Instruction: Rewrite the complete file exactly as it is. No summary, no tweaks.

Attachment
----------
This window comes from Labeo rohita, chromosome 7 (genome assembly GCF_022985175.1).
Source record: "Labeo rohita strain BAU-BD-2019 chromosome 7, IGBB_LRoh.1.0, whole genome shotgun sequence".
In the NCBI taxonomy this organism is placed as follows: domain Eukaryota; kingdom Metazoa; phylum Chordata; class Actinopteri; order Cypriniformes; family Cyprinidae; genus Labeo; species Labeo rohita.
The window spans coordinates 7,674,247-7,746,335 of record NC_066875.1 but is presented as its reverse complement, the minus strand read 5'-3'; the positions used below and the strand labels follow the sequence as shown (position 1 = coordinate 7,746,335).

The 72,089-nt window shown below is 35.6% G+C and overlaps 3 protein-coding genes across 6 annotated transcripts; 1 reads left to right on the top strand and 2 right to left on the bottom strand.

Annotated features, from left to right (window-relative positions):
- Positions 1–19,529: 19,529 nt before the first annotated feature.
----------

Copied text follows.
This window comes from Labeo rohita, chromosome 7 (genome assembly GCF_022985175.1).
Source record: "Labeo rohita strain BAU-BD-2019 chromosome 7, IGBB_LRoh.1.0, whole genome shotgun sequence".
In the NCBI taxonomy this organism is placed as follows: domain Eukaryota; kingdom Metazoa; phylum Chordata; class Actinopteri; order Cypriniformes; family Cyprinidae; genus Labeo; species Labeo rohita.
The window spans coordinates 7,674,247-7,746,335 of record NC_066875.1 but is presented as its reverse complement, the minus strand read 5'-3'; the positions used below and the strand labels follow the sequence as shown (position 1 = coordinate 7,746,335).

The 72,089-nt window shown below is 35.6% G+C and overlaps 3 protein-coding genes across 6 annotated transcripts; 1 reads left to right on the top strand and 2 right to left on the bottom strand.

Annotated features, from left to right (window-relative positions):
- Positions 1–19,529: 19,529 nt before the first annotated feature.